April is National Poetry Month. What a beautiful concept. A month set aside to honor and appreciate the beauty of poetry in our lives. I came to poetry late in life. High school English scared me off early on, leading me to believe that I didn’t understand at all what the poet was expressing. Once I began writing for myself and reading widely, I found I was able to really appreciate poetry, the images, the lyrical sounds of the words.
The first time I felt the accessibility of poetry was after reading some poems by Marge Piercy about the most mundane household tasks like canning and doing laundry. You can write poetry about things like that? Really? Up until then most poetry seemed to be about large, abstract concepts, not concrete things. I got these poems.
Discovering Piercy led me to Mary Oliver. When I took a graduate creative writing class at Arizona State University, one of our assignments was to memorize and recite a poem. I chose Oliver’s “The Summer Day”. It happened that my turn to recite came exactly one week after September 11th. We all felt a little raw, a little vulnerable. I got up and the words poured out of me and as I got to the line “What do you plan to do with your one wild and precious life?” my voice cracked and tears spilled down my cheeks and I didn’t making eye contact until I finished. When I looked up, I saw the tears reflected back at me and saw how beauty of poetry can connect us in times of immense sorrow.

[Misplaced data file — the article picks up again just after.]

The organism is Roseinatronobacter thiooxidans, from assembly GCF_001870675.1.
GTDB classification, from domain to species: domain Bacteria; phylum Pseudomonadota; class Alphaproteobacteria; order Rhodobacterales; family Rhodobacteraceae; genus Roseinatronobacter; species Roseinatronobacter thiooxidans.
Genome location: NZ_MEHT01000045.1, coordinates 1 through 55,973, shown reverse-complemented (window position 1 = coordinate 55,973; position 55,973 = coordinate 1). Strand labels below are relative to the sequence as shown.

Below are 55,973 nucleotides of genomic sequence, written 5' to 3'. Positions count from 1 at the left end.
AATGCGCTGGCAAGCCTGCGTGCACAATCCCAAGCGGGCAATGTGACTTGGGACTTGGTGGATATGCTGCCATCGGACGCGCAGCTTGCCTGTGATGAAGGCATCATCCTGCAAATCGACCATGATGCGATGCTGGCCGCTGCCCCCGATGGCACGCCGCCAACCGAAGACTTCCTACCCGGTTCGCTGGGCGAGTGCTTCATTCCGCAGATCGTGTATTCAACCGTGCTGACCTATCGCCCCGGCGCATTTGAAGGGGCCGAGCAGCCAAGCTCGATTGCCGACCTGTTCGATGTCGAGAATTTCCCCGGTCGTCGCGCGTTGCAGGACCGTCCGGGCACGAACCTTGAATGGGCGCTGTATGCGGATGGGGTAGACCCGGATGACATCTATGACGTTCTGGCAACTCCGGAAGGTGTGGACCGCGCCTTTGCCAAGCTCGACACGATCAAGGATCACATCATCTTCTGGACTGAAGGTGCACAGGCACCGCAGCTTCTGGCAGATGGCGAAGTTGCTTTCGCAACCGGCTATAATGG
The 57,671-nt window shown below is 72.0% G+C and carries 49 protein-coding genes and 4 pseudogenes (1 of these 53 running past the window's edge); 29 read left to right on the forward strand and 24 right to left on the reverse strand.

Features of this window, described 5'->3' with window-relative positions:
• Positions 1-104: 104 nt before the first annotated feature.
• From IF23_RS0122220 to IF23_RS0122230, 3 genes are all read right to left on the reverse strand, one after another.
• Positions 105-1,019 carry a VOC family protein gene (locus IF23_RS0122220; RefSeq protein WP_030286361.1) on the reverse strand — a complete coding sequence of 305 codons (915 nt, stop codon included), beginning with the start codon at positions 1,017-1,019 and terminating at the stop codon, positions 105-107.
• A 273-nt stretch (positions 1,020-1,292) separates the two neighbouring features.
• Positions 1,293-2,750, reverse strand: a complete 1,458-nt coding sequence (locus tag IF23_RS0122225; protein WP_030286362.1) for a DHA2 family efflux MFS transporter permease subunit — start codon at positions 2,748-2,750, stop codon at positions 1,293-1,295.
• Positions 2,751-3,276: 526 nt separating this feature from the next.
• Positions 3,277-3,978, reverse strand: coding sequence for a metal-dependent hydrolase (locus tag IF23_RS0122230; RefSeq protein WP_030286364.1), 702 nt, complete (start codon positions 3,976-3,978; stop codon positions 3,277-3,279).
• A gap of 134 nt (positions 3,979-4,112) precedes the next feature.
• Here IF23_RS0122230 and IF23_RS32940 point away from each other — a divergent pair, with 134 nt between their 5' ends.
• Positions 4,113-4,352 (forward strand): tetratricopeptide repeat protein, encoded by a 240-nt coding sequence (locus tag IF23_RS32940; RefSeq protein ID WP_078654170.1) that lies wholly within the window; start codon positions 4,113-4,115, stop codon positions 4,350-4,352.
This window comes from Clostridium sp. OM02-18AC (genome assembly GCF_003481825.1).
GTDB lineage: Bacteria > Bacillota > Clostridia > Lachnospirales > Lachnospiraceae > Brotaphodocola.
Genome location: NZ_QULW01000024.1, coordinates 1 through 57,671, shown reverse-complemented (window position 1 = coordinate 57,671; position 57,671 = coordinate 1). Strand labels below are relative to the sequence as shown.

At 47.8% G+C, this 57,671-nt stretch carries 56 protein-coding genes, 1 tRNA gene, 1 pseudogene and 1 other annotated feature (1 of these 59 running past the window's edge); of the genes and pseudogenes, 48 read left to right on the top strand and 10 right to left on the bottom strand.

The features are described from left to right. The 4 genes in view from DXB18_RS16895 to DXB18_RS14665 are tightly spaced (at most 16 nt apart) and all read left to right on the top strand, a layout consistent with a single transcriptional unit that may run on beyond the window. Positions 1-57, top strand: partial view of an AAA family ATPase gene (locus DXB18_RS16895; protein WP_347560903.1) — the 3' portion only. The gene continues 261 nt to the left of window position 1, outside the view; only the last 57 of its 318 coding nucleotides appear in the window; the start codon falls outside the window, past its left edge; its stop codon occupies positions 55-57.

When I teach a writing class, I like to read poetry out loud, just to get the language swirling in the air. That lyrical energy is palpable. I like to read poetry before I begin my own writing for the day for the same reason. Some poets I turn to again and again include Mary Oliver, Billy Collins, Jane Kenyon, Jane Hirshfield and Pablo Neruda. Recently, I discovered “The Actual World” by Erica Funkhouser.
While I would never claim to be poet, I do enjoy exploring poetry in the privacy of my writing journals. It helps me zero in on concrete images and really consider the sounds of the words I am choosing which then feeds my fiction writing. Two books I adore that guide me through and into writing poetry are “Poemcrazy” by Susan Wooldridge” and “In the Palm of My Hand” by Steven Kowit”.
How about you? How does poetry infuse your own writing? Who are some of your favorite poets? Favorite poems? Please share them in the comments or share a link to your own blog post on the subject. I would love to hear from you.